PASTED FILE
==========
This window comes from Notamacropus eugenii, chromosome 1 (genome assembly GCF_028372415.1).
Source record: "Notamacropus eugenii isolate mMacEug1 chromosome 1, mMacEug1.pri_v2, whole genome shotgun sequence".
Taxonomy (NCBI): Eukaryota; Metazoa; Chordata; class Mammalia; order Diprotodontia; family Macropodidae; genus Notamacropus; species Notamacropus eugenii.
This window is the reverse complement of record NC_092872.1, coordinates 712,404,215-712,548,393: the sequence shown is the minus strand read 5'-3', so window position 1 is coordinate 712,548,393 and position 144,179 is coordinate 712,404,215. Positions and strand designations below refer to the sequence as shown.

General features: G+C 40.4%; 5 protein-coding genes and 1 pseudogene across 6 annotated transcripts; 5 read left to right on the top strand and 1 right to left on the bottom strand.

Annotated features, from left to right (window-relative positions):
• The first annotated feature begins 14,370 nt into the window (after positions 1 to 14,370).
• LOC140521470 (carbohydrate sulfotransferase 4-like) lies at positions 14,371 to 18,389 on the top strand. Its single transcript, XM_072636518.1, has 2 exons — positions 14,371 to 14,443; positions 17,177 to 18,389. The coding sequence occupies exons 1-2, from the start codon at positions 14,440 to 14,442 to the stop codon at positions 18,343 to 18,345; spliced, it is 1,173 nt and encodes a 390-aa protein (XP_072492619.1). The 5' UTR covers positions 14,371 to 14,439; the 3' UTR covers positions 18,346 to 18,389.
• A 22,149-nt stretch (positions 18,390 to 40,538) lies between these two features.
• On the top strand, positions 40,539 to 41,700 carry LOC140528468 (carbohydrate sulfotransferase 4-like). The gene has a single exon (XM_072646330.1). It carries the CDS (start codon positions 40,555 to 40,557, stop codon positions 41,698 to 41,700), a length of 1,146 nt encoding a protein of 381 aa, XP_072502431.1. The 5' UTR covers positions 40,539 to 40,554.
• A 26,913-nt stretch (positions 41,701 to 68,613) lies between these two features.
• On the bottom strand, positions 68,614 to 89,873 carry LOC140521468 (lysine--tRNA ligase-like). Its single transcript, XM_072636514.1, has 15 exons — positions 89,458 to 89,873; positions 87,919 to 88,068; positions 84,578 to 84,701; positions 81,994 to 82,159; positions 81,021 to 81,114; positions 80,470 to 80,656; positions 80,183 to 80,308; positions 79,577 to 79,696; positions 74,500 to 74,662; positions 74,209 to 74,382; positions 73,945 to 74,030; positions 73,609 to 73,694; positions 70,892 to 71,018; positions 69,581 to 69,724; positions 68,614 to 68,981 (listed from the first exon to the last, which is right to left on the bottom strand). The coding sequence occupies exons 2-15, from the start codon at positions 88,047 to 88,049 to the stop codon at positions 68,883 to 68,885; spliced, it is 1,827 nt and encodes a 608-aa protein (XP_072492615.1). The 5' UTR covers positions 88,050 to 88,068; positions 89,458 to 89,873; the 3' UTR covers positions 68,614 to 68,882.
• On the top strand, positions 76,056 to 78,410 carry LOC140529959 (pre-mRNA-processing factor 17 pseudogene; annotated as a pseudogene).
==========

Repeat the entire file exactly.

This window comes from Notamacropus eugenii, chromosome 1 (genome assembly GCF_028372415.1).
Source record: "Notamacropus eugenii isolate mMacEug1 chromosome 1, mMacEug1.pri_v2, whole genome shotgun sequence".
Taxonomy (NCBI): Eukaryota; Metazoa; Chordata; class Mammalia; order Diprotodontia; family Macropodidae; genus Notamacropus; species Notamacropus eugenii.
This window is the reverse complement of record NC_092872.1, coordinates 712,404,215-712,548,393: the sequence shown is the minus strand read 5'-3', so window position 1 is coordinate 712,548,393 and position 144,179 is coordinate 712,404,215. Positions and strand designations below refer to the sequence as shown.

General features: G+C 40.4%; 5 protein-coding genes and 1 pseudogene across 6 annotated transcripts; 5 read left to right on the top strand and 1 right to left on the bottom strand.

Annotated features, from left to right (window-relative positions):
• The first annotated feature begins 14,370 nt into the window (after positions 1 to 14,370).
• LOC140521470 (carbohydrate sulfotransferase 4-like) lies at positions 14,371 to 18,389 on the top strand. Its single transcript, XM_072636518.1, has 2 exons — positions 14,371 to 14,443; positions 17,177 to 18,389. The coding sequence occupies exons 1-2, from the start codon at positions 14,440 to 14,442 to the stop codon at positions 18,343 to 18,345; spliced, it is 1,173 nt and encodes a 390-aa protein (XP_072492619.1). The 5' UTR covers positions 14,371 to 14,439; the 3' UTR covers positions 18,346 to 18,389.
• A 22,149-nt stretch (positions 18,390 to 40,538) lies between these two features.
• On the top strand, positions 40,539 to 41,700 carry LOC140528468 (carbohydrate sulfotransferase 4-like). The gene has a single exon (XM_072646330.1). It carries the CDS (start codon positions 40,555 to 40,557, stop codon positions 41,698 to 41,700), a length of 1,146 nt encoding a protein of 381 aa, XP_072502431.1. The 5' UTR covers positions 40,539 to 40,554.
• A 26,913-nt stretch (positions 41,701 to 68,613) lies between these two features.
• On the bottom strand, positions 68,614 to 89,873 carry LOC140521468 (lysine--tRNA ligase-like). Its single transcript, XM_072636514.1, has 15 exons — positions 89,458 to 89,873; positions 87,919 to 88,068; positions 84,578 to 84,701; positions 81,994 to 82,159; positions 81,021 to 81,114; positions 80,470 to 80,656; positions 80,183 to 80,308; positions 79,577 to 79,696; positions 74,500 to 74,662; positions 74,209 to 74,382; positions 73,945 to 74,030; positions 73,609 to 73,694; positions 70,892 to 71,018; positions 69,581 to 69,724; positions 68,614 to 68,981 (listed from the first exon to the last, which is right to left on the bottom strand). The coding sequence occupies exons 2-15, from the start codon at positions 88,047 to 88,049 to the stop codon at positions 68,883 to 68,885; spliced, it is 1,827 nt and encodes a 608-aa protein (XP_072492615.1). The 5' UTR covers positions 88,050 to 88,068; positions 89,458 to 89,873; the 3' UTR covers positions 68,614 to 68,882.
• On the top strand, positions 76,056 to 78,410 carry LOC140529959 (pre-mRNA-processing factor 17 pseudogene; annotated as a pseudogene).